Lorenz ransomware gang plants backdoors to use months later


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Apr 24, 2016
Security researchers are warning that patching critical vulnerabilities allowing access to the network is insufficient to defend against ransomware attacks.

Some gangs are exploiting the flaws to plant a backdoor while the window of opportunity exists and may return long after the victim applied the necessary security updates.

One case is a Lorenz ransomware attack that reached completion months after the hackers gained access to the victim's network using an exploit for a critical bug in a telephony system.
The S-RM researchers say that the long inactivity time could suggest that the ransomware group purchased their access to the victim network from a broker.

Another theory is that the Lorenz gang is sufficiently organized to have a dedicated branch that obtains initial access and protects it against possible hijacking by other intruders.

S-RM researchers Tim Geschwindt and Ailsa Wood say that threat actors typically take full advantage of a new vulnerability and try to find and compromise as many unpatched systems on the internet only to return at a later time to continue the attack.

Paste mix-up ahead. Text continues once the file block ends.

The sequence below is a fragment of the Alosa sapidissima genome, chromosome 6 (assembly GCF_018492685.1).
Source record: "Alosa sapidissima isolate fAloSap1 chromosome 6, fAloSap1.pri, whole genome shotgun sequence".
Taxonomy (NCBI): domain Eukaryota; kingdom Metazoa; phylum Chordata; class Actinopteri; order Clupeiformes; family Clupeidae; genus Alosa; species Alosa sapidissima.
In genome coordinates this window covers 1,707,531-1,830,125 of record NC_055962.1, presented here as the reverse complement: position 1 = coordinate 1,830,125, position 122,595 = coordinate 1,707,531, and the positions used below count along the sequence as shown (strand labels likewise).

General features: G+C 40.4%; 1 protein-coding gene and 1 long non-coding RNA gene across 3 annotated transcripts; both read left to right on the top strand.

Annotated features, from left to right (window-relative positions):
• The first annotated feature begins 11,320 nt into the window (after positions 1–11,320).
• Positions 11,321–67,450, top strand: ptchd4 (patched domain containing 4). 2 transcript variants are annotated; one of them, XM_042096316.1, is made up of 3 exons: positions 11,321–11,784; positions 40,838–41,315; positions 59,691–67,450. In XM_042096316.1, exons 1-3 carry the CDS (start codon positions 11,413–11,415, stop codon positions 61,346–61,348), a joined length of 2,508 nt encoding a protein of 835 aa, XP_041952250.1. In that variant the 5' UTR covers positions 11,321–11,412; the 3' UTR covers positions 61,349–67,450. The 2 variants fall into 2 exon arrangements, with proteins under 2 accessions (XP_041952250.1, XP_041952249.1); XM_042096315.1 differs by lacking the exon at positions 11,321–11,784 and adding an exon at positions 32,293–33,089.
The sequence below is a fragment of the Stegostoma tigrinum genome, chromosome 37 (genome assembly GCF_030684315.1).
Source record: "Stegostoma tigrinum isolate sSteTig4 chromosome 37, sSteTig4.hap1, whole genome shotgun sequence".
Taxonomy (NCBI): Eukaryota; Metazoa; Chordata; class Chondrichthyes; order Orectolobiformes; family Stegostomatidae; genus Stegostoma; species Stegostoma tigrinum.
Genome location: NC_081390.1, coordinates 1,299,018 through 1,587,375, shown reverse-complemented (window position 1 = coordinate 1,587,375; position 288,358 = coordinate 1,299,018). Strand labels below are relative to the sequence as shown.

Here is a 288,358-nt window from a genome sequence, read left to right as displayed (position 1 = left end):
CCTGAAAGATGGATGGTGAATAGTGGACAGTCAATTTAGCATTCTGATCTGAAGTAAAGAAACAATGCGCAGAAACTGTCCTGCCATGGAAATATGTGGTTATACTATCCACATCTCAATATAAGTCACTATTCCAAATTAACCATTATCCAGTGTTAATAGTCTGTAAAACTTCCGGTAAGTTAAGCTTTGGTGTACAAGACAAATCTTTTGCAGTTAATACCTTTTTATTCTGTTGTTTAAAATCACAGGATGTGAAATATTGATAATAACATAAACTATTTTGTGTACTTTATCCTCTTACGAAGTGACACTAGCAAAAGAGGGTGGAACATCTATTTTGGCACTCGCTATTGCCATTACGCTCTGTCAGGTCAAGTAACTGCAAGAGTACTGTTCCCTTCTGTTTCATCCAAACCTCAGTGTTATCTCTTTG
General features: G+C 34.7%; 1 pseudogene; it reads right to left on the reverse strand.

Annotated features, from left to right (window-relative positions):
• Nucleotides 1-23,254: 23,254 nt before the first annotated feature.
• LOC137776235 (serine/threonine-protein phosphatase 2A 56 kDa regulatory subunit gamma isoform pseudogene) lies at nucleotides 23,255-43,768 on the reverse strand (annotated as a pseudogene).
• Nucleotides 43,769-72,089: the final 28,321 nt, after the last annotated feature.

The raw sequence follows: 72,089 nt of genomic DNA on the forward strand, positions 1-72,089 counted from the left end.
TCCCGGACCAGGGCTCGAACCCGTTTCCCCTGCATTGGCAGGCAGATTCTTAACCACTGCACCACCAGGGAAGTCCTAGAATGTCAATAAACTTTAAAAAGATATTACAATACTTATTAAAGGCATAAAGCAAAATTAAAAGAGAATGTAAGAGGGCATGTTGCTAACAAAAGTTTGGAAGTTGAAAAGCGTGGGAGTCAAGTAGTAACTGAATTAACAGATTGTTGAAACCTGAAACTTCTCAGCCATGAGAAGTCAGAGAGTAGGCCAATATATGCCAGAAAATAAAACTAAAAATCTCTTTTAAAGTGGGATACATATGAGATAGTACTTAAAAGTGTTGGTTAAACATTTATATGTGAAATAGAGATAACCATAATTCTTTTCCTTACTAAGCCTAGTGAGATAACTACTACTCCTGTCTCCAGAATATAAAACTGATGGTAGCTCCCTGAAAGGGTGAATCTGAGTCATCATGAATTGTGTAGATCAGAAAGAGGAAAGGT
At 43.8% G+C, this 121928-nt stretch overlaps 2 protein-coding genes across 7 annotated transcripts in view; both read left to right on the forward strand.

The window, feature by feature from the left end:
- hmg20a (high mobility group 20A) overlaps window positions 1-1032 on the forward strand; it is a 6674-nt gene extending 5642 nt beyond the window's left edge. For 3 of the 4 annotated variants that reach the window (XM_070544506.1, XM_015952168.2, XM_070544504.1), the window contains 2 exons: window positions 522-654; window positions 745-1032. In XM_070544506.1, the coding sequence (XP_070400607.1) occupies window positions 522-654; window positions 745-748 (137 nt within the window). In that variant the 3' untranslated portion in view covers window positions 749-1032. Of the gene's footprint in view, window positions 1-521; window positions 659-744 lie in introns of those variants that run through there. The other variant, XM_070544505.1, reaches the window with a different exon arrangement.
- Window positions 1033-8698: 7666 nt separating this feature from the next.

They “assess that Lorenz is actively returning to old backdoors, checking they still have access and using them to launch ransomware attacks.”

For this reason, the two researchers note that updating software to the latest version at the right time is still an important step in defending the network but in the case of critical vulnerabilities, companies should also check their environment for exploit attempts and possible intrusions.

Reviewing logs, looking for unauthorized access or behavior, and checking network monitoring data for unexpected traffic could reveal an intrusion that would survive a security update.

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